Household socio-economic factors and soil fertility management on millet fields of Southwestern Niger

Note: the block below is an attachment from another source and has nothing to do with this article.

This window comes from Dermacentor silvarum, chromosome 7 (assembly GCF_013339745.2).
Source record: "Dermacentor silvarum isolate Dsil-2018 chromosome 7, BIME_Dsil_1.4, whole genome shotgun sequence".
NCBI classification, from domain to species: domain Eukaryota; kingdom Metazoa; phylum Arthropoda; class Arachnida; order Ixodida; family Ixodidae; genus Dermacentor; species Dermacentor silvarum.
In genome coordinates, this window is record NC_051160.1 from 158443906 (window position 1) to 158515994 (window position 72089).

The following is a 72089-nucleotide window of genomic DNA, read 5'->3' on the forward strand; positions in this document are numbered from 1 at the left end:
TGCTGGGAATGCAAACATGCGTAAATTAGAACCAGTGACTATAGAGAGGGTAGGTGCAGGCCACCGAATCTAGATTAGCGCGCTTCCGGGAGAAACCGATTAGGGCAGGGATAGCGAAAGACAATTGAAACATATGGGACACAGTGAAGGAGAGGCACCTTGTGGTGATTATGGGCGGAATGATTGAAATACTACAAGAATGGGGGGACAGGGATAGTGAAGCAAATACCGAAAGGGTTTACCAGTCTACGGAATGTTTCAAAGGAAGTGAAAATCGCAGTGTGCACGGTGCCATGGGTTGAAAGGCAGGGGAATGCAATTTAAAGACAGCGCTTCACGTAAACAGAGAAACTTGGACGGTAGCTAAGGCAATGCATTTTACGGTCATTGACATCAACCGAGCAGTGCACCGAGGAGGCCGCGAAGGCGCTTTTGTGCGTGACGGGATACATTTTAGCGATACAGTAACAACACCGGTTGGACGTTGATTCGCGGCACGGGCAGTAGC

Declining soil fertility is a major threat to agricultural productivity and livelihoods in sub-Saharan Africa, particularly in Niger, where most farmers have few resources and depend on degraded lands. Large-scale adoption of soil fertility management technologies (SFMT) by small-scale farmers is among the proposed solutions, but this remains low because of various constraints. A better understanding of the socioeconomic factors that influence farming practices is needed to adapt SFMT to farmers' use. A survey using semi-structured interviews with 101 household heads was conducted in 2013 in Karabedji, Niger. The influence of household socio-economic factors on soil fertility management practices (SFMP) was assessed through farmers that were involved in demonstration activities as part of a long-term research project (13 years) on the restoration of soil fertility on farmers’ fields. The results showed that the farmer's household size was between 9 and 14 people and that the majority of farmers did not attain formal education. Fifty percent (50%) of the non-participating farmers and 69% of the participants of the demonstration were affiliated with farmers' organizations. The proportion of demonstration participants and non-participants having an average farm income of less than 300,000 FCFA (about US $ 600) was 70 to 75%. Logistic regression analysis showed a significant positive effect (P <0.05) of affiliation in FBO on chemical fertilizer acquisition and use of other SFMP, while participation to demonstration activities and resource endowment was negatively associated with the purchase of these chemical inputs. Animal drawn cart possession and average farm income had a positive impact on farmers' SFMP. These results call for increased support towards all initiatives aimed at strengthening local farmer organizations and raising farmers’ awareness, in order to improve farmers' access to inputs and use of the SFMT. Further investigations should also be focused on the influence of conditions that can motivate farmers to acquire inputs, such as fertilizer, at the times when they have the means and saving it for future use.
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